1888. Minimum Weight High Tempterature Joint Design for Reentry Vehicles


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W F Tidd: 1888. Minimum Weight High Tempterature Joint Design for Reentry Vehicles. 1989.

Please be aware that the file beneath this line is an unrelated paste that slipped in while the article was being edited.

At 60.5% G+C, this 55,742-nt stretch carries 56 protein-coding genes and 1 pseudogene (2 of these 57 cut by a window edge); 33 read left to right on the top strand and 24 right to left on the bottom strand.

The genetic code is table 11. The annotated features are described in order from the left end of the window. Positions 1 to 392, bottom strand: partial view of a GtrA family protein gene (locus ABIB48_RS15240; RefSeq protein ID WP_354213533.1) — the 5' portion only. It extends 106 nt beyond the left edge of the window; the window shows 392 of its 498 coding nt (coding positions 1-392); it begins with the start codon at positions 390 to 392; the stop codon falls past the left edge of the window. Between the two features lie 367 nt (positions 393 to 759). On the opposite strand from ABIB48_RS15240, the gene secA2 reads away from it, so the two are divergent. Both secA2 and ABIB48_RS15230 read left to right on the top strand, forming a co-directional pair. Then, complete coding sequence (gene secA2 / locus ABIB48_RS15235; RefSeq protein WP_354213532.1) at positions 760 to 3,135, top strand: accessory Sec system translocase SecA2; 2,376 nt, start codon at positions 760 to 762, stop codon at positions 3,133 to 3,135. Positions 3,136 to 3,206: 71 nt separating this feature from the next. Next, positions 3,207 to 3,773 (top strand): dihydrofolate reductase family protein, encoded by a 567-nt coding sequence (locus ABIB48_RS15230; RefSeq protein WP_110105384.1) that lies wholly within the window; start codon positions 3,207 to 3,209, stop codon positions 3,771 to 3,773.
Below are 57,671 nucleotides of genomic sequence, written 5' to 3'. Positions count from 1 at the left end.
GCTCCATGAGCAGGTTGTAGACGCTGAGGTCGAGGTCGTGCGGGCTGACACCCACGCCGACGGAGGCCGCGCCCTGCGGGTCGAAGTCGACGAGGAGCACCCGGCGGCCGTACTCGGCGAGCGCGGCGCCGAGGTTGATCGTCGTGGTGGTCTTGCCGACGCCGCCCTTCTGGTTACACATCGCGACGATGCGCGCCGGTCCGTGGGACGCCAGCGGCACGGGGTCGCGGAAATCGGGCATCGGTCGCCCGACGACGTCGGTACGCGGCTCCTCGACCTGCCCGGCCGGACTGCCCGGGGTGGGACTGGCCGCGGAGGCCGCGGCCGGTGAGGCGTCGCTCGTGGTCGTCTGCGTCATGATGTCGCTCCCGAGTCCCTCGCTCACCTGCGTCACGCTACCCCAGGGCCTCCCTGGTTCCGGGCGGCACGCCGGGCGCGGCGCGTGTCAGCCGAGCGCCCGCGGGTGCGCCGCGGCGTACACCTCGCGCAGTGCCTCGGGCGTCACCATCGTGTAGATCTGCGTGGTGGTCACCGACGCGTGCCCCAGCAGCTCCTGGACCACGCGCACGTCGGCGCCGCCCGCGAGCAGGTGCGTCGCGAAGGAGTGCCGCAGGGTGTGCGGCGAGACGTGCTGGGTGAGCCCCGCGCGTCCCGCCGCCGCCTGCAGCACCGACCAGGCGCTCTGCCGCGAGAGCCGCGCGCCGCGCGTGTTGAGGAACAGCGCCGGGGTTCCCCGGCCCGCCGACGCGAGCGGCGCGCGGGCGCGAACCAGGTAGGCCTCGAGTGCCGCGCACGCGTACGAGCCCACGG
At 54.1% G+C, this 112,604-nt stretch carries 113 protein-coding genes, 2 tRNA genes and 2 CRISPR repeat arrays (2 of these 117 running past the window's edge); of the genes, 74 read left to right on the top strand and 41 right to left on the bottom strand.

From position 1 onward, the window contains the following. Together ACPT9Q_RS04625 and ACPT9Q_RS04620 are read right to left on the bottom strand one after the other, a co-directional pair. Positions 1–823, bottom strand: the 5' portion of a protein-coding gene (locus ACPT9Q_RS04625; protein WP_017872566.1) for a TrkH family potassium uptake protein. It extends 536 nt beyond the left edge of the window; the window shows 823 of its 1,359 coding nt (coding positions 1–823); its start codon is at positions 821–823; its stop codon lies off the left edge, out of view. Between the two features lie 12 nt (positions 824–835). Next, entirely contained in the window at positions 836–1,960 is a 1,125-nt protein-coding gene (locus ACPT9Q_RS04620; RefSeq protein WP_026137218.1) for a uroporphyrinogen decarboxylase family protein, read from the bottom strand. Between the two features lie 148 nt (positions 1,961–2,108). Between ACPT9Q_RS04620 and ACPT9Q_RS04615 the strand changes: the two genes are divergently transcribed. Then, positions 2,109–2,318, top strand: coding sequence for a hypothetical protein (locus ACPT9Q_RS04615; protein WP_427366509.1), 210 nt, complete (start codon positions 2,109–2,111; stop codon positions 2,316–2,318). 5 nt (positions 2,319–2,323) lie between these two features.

High temperature joint design is a subject which has been receiving increased attention as a result of the ongoing national effort to advance hypersonic and materials technologies. Current fastener technology is sufficient for temperatures below 1600′ F, but the development of advanced carbon/carbon (ACC) has created a need for a robust fastening system which can maintain reasonable strength up to temperatures of 3000′ F. High temperature fastener data is limited, and there is a significant need for additional research and development The objective of this paper is to provide directional input to this future work in the form of minimum weight carbon-carbon splice joint design estimates for a given range of load and temperature conditions. The data presented in this paper is based on an analytical model of a single shear C/C splice joint which was evaluated for running loads ranging from 200-4000 lb/in and temperatures ranging from 78-3000′ F. Minimum weight designs were identified at finite intervals within these ranges through an iterative optimization of the major design variables: fastener material, fastener spacing, fastener diameter, panel thickness, and the number of fastener rows. Sixteen different fastener materials were evaluated in the optimization including among others: T-222 tantalum, C129Y columbium, TZM, carbon/carbon, and tungsten hafnium carbide. The results of this analysis indicate that for joint loads of less than 1000 lb/in and temperatures greater than 1800′ F, the minimum weight design includes C/C as the fastener material. Joints with loads greater than 1000 lb/in and temperatures between 1800 and 2200′ F should be designed using T-222 tantalum or TZM. Tungsten hafnium carbide yields the minimum weight design for joints with loads greater than I 000 lb/in and temperatures greater than 2200′ R. The subject of high temperature carbon-carbon joint design includes many issues, of which weight is only one. Oxidation protection, thermal expansion, and a variety of other material and design problems must be considered in the development of a robust high temperature fastening system for carbon/carbon. This paper represents an effort to quantify the weight impacts of various design decisions, and thereby provide input to the future testing and development of high temperature fastener materials.


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